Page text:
At Oakland University, Students and Alumni Bask in the N.C.A.A. Spotlight

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Before Thursday night, if you were not familiar with Oakland University, you were not alone. Not far from the campus, even locals at a Detroit bar, who were watching the team shock No. 3 seed Kentucky in the first round of the N.C.A.A. Tournament, were asking if “that Oakland was in California” or the Michigan suburb of Rochester. (It’s the latter.)

On Friday, after Oakland’s 80-76 upset victory as a No. 14 seed, students and graduates reveled in the university’s moment in the March Madness sun. They include John Hendley, class of 2005, who watched the game from Florida with his wife, Melissa, also a graduate.

“If people didn’t know who the Oakland University Golden Grizzlies were before last night, they surely know now,” Mr. Hendley said.

For all but perhaps close followers of the university, a brief introduction may be in order: It was created in 1957 through a donation to establish a satellite location for Michigan State University. At first, the campus was known as Michigan State University-Oakland, but in 1970, Oakland became an independent university.

In 1997, Oakland University moved its athletic program from N.C.A.A. Division II to Division I. A year later, it changed its mascot from the Pioneers to Golden Grizzlies, according to the university’s website.

The campus of Oakland University feels more like a sprawling corporate park, which makes sense. There are a lot of them nearby, like the world headquarters for Stellantis (formerly known as Chrysler) and other automotive suppliers.

The university is surrounded by strip malls with fast food chains and a golf course. Of the about 16,000 currently enrolled students, only 2,500 live on campus. And that is by design. There are few if any public transit options in the area, reflecting the mind-set of a Motor City built for cars first and pedestrians second.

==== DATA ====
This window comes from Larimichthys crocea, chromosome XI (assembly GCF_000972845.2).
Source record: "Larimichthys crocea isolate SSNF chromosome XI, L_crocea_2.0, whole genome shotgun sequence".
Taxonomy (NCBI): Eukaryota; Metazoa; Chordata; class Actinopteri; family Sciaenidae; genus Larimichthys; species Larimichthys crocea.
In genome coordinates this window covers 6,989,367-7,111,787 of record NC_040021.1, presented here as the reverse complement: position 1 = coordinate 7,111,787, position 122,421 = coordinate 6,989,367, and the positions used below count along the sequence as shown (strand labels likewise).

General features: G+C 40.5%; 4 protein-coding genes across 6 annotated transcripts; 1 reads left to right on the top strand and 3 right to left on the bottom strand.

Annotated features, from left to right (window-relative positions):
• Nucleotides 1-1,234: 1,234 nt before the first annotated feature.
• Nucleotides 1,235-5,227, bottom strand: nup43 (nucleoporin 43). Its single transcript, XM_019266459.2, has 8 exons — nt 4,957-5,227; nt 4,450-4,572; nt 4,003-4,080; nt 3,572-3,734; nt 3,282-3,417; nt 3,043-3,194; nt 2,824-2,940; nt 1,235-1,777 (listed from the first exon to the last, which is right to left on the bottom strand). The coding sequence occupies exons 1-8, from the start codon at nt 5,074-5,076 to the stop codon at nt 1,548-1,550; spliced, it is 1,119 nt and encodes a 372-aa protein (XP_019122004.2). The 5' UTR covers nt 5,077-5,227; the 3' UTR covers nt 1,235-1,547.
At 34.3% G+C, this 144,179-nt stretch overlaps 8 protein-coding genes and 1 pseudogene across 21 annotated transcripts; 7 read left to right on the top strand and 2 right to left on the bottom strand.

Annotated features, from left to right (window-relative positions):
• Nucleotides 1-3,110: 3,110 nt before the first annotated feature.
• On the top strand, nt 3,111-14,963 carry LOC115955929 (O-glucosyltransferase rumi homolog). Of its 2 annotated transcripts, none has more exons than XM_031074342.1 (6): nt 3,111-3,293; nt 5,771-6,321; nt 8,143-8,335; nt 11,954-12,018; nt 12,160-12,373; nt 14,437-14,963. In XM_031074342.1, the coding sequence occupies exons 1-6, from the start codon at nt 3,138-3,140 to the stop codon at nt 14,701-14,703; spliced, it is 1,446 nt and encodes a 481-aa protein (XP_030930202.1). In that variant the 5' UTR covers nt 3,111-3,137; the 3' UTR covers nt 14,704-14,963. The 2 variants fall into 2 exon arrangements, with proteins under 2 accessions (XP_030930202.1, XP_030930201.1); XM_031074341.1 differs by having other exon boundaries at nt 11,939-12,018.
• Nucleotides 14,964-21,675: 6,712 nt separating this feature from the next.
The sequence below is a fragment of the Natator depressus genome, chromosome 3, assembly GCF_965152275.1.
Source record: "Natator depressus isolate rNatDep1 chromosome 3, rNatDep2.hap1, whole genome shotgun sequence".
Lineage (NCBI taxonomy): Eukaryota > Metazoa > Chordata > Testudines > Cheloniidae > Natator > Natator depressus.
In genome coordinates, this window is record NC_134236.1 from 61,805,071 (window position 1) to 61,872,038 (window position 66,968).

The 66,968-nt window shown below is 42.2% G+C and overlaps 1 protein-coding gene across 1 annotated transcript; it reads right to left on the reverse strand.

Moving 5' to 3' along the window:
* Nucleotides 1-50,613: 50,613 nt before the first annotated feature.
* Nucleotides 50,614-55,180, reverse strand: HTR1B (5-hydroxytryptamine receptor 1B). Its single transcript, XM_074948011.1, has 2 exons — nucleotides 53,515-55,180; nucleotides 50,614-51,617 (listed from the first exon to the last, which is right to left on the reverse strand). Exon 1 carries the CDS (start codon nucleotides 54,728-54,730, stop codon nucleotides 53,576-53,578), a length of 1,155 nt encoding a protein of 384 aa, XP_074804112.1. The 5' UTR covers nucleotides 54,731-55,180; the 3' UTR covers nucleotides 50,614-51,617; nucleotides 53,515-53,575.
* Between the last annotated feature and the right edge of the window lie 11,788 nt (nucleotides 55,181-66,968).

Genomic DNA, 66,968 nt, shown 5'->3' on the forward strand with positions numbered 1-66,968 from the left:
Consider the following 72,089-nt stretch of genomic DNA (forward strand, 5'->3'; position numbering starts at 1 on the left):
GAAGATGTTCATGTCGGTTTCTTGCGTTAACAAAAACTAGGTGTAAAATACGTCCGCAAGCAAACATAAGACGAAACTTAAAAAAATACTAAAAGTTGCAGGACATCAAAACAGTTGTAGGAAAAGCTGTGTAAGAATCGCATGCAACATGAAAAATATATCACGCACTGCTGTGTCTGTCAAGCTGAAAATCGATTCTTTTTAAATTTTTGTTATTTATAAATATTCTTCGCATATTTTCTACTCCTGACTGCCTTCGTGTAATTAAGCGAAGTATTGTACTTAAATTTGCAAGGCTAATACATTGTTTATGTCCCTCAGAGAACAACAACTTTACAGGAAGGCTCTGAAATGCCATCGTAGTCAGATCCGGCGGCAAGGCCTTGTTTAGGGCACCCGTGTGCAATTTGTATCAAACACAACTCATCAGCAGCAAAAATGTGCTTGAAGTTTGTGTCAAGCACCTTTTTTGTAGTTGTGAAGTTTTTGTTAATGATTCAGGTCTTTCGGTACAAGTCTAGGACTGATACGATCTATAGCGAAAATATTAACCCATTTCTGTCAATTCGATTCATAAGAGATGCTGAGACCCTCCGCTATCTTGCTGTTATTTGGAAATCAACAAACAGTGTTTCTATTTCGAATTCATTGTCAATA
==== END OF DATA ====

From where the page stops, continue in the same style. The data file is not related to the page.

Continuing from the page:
Even the Golden Grizzlies’ coach, Greg Kampe, commutes from his home in Detroit proper.

The university is a smaller option compared with the two major public institutions in the state — the University of Michigan and Michigan State University, which are both about an hour from Oakland. But for Oakland supporters on Friday, the campus felt a little bigger.

The university’s president, Ora Hirsch Pescovitz, who boasted on Friday that she had filled in her N.C.A.A. bracket correctly on the Oakland-Kentucky matchup, said she was “over the moon.”

“It’s really exciting for us,” she said, adding that the national attention was great “for the athletics and for our university and for universities like ours.”

James Wissbrun, a 21-year-old computer science major at Oakland who grew up nearby and has been going to Golden Grizzlies games since he was a child, traveled to the game in Pittsburgh on a charter bus that the university rented for students. He returned at 4 a.m. on Friday and got only a couple of hours’ sleep before working at his 7 a.m. job with the grounds crew for the city of Rochester Hills.

“It was worth it,” he said. “I’ve been coming here forever, and now to actually be a student here and see how far we’re getting, it’s just incredible.”

Mr. Wissbrun said he planned to take the bus the university was providing to see the team take on No. 11 North Carolina State on Saturday, again in Pittsburgh.

Giovanni Moceri, a 22-year-old mechanical engineering major, will be on the bus, too. He has hosted watch parties for Golden Grizzlies games, trying to create a sense of community on campus. Sometimes it can be a challenge.

“A lot of students here don’t even know we have sports here,” Mr. Moceri said.

That was not the case the previous night at RJ’s Pub in Rochester Hills, one of the local bars, where the atmosphere was “rocking” during the game, said Russell Luxton Jr., who operates the bar and is an Oakland graduate.

Lights and sirens went off every time that Jack Gohlke, one of the team’s stars, hit a 3-pointer, Mr. Luxton said, adding that for each 3-pointer Gohlke made, “the crowd got louder.”

Who knows what will happen in Saturday’s game? But until then, Golden Grizzlies fandom is reaching a fever pitch.

“We’re thriving,” Mr. Kampe, the coach, said after the win, adding that “everything is in place for this program to take off, and maybe this is the ignition for it.”



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